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Movers and shakers at the New York Forum Africa

Movers and shakers at the New York Forum Africa
By Euronews
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Euronews reporter François Chignac visited the Libreville, the capital of Gabon, to take a look at all things African at the New York Forum for Africa, this is what he found:

“As Europe is riddled with doubt and its economy suffers. Here in Africa it is green for go, some African states have registered remarkable economic growth.
Still many problems persist, poverty, a population explosion, health and security issues and need for good governance. Still, Africans are not turning their backs on the problems. Here they exchange ideas and initiate and develop programs. The New York Forum Africa in Libreville, Gabon is showcase for Afro-optimism.”

The emergence of African development concentrates on the the capital ‘I’ Independence for example.

The fight against violence, the battle to end corruption and the flow of capital out of the continent. As much as 1.3 billion US dollars leaves the cont, that is four times the external debt of Africa.

Africa is not a coherent entity, but a mosaic of 54 countries made up of 1500 ethnic groupings. Africa needs geo-strategic innovations to impose itself on the international stage.

Fatou Bensouda is a prosecutor from International Criminal Court:

“You cannot have peace and security without justice. So in all of these efforts that were are making on the continent, on development, on economic development, we must factor in the need for justice, you must have rule of law, you must have accountability. This is a atmosphere in which development can take place.”

Mohamed el Keittani CEO Attijariwafa Bank:

“ I think all African and international investors have made it plain to decision makers that we need to accelerate reforms to our judicial system.”

Ivor Ichikowitz, is the founder and executive chairman of the Paramount Group:

“Economies like Nigeria are growing at rates the world has never seen before. So the truth is that no one country can lead this rise. A group of African countries need to get together and make this rise a reality. I’ve been calling for a long time for a collaboration between the major economies of Africa. A collaboration which is similar to the collaboration that makes BRICS works. I’ve been talking about an pan-African BRICS, I’ve been talking a BRICS concept that brings these large economies together and allows them to create policy which would interface with outside investors and other BRICS countries”.

“The continent posted an annual growth of close to five percent over the last decade. But for that growth to impact on the wider population infrastructure must be improved. With 200 million people aged between 15 and 24, Africa has the youngest population in the world, and it will double by 2045. It is therefore important to integrate growth to help the 150 million unemployed and African leaders must invest.”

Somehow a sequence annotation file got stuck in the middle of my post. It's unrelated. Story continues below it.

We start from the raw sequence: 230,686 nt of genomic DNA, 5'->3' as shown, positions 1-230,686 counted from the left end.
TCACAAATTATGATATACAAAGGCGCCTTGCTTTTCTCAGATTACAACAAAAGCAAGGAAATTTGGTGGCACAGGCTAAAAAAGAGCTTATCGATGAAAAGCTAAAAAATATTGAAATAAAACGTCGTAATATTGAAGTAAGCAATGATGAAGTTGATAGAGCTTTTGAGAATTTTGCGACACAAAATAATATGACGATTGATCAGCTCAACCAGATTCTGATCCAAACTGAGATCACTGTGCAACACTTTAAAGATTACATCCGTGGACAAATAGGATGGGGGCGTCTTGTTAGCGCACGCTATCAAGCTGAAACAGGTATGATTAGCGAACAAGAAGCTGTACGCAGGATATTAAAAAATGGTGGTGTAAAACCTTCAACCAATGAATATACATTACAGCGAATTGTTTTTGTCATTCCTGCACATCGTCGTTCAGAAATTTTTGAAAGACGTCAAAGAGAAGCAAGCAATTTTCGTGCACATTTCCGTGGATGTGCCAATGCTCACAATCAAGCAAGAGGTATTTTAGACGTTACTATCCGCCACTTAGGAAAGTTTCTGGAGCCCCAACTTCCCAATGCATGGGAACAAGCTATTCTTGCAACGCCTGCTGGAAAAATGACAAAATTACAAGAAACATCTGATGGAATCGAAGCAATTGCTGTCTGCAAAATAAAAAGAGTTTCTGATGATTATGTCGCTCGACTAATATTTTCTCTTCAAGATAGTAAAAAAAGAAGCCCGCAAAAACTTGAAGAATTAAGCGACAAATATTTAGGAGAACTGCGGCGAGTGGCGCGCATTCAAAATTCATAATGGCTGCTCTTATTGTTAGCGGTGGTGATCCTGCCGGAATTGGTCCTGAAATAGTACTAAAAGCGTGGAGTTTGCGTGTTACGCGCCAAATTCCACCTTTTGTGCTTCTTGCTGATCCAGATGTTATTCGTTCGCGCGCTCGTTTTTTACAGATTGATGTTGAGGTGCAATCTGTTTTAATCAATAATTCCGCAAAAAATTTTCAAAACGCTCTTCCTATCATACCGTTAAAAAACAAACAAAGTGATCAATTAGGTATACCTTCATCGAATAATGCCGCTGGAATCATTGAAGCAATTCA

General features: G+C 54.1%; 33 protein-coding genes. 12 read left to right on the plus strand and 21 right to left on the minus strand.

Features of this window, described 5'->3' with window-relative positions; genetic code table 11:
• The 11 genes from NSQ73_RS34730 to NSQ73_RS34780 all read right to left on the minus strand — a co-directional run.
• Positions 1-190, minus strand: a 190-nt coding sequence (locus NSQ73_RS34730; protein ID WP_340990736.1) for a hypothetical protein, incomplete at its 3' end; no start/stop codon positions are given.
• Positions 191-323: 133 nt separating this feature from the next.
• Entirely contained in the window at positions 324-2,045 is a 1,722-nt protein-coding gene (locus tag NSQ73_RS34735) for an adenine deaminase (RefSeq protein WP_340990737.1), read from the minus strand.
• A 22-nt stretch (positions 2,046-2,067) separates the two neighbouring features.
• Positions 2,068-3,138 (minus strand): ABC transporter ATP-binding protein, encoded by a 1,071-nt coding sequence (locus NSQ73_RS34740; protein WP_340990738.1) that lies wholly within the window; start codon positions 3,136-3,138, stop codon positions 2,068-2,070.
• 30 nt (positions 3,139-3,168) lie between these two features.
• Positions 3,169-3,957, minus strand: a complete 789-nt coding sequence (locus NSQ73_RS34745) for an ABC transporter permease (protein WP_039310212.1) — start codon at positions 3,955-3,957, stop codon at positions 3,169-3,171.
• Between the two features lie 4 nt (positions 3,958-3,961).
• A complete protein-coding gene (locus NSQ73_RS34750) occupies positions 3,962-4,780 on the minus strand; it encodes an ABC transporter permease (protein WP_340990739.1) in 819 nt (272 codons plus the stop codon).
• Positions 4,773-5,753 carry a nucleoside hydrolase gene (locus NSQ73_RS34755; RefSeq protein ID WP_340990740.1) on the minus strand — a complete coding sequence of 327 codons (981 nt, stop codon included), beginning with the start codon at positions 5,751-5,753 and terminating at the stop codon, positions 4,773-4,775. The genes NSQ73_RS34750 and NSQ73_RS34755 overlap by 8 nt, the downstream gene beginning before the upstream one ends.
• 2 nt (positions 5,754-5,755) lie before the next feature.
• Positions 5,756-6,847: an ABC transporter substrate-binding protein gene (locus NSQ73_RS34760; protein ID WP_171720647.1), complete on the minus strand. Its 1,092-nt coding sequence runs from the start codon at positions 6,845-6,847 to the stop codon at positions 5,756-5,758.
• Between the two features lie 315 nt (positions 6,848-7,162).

Thierry Tanoh CEO, Ecobank:

“ We have an infrastructure deficit, that is clear. This damages intra-African trade, so it is important for us. To be able to join up the market is extremely vital to us.”

Mohamed el Keittani, CEO Attijariwafa Bank:

“If our continent began a real overhaul of governance, while strengthening its institutional framework and deals with the deficits of infrastructure, then we will be able to move towards double digit growth.”

Magatte Wade, CEO Tiossan:

“For entrepreneurs, we need a legal framework to be correct. We need a business friendly environment. So, for that to happen, we need governments to be really motivated in terms of reforming the system. And that is all we need from them. They don’t have to wait for the West, they don’t have to wait for anyone. It is simple. We sit down, let’s look at how can we make our country business friendly, and if they make it business friendly, get out of my way. Then more of us would come and we will do what we do. We start companies and we create jobs, the rise of Africa will happen that way”.


The forum paid host to 700 politicians and business leaders along with former Clinton and Obama adviser Larry Summers
He said “Africa’s development is the most promising of the 21st century. Senegal can now borrow at a lower rate than Greece, Ghana at a lower rate than Ireland and Gabon at lower rate than Belgium.”

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